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Q. Could a killer asteroid hit Earth? — Lenora A.
A. Yes, but it's really not likely to happen anytime soon.
Astronomers have calculated that there may be more than a thousand asteroids of one kilometer (0.6 miles) diameter and larger near Earth's path around the Sun. That size would be big enough to devastate our planet.
NASA is compiling a census of the so-called NEOs — Near Earth Objects — which should be completed by 2008. Already, hundreds have been identified.
Why is it important? Scientists have suggested that one big boulder from space may have struck Earth 65 million years ago, changing the global climate and bringing about the extinction of millions of dinosaurs that had roamed Earth.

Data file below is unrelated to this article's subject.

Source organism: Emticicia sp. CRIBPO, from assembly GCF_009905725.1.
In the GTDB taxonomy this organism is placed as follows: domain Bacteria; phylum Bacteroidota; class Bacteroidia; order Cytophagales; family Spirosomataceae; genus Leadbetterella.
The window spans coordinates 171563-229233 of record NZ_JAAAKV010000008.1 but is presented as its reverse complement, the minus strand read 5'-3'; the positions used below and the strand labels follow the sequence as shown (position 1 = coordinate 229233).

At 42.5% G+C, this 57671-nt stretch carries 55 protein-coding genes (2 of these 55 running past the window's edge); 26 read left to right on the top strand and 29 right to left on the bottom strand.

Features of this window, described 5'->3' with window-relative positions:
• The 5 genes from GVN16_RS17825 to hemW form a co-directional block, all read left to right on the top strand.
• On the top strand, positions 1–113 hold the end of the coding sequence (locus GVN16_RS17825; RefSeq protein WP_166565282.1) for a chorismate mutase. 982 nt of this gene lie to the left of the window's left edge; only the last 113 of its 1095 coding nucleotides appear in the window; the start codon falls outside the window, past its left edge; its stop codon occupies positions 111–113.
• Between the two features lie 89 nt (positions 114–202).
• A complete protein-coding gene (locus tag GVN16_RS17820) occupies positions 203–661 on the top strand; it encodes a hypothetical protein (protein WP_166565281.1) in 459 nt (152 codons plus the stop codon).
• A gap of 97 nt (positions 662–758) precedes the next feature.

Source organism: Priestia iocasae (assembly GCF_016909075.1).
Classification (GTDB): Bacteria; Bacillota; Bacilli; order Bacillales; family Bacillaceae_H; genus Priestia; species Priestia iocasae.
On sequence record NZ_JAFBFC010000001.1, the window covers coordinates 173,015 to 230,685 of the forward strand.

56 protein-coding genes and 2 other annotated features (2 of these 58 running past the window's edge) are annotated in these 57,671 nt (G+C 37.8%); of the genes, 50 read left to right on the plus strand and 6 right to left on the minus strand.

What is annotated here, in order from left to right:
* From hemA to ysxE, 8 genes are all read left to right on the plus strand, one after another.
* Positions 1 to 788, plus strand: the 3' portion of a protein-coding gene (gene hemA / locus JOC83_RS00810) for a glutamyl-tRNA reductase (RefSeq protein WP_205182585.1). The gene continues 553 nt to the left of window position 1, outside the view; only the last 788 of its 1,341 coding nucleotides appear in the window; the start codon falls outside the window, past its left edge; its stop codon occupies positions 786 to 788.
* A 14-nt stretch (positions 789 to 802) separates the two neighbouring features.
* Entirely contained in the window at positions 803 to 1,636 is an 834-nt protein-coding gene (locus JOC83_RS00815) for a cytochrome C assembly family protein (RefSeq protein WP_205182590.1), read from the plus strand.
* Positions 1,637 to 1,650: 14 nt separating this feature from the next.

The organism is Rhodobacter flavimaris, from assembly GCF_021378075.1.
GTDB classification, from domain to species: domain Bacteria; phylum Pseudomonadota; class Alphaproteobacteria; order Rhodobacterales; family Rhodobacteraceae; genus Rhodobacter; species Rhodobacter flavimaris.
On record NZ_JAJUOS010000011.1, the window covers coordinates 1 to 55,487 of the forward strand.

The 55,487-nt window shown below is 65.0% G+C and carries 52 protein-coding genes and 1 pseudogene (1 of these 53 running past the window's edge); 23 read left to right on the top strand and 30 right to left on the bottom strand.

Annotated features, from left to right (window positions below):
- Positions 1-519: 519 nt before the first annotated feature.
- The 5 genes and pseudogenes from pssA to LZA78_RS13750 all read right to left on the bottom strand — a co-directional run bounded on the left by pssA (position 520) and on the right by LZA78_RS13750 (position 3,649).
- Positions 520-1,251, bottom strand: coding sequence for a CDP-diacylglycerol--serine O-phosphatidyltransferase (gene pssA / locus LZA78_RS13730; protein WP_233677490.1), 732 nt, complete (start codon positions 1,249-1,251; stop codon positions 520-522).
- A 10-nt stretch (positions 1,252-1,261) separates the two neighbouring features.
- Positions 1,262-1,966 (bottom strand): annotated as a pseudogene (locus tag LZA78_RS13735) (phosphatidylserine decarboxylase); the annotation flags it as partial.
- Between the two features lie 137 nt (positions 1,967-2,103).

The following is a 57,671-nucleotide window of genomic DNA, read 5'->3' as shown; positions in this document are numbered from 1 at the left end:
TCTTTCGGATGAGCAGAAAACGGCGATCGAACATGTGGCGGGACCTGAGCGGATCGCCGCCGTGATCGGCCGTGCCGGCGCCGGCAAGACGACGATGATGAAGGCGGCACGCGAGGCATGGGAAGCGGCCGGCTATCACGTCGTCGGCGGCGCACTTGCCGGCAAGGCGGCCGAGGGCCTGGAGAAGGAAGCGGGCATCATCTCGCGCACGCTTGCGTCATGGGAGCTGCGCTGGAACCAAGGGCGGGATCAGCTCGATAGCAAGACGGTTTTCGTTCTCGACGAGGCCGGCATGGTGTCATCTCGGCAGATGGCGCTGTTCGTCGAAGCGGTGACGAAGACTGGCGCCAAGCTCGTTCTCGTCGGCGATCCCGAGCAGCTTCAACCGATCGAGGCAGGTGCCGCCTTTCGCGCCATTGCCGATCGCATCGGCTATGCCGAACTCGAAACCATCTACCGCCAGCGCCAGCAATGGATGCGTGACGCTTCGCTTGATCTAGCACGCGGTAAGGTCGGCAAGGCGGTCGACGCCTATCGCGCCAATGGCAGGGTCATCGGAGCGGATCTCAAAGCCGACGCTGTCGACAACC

Fortunately for Earth's current residents, collisions with asteroids are rare. Scientists figure really big crashes of those one-kilometer or larger rocks take place only about once every million years.
Smaller asteroids smash into Earth every few centuries, mostly splashing into the oceans. However, if even a small one were to hit near a populated area, it could touch of a large regional disaster.
Could one hit before we knew it? There wouldn't seem to be any way for a killer asteroid to crash into Earth without at least a minimal warning period. Around the world, professional and amateur astronomers are on the lookout for NEOs. Many are so keenly interested they constantly access data calculations from observations of the skies.
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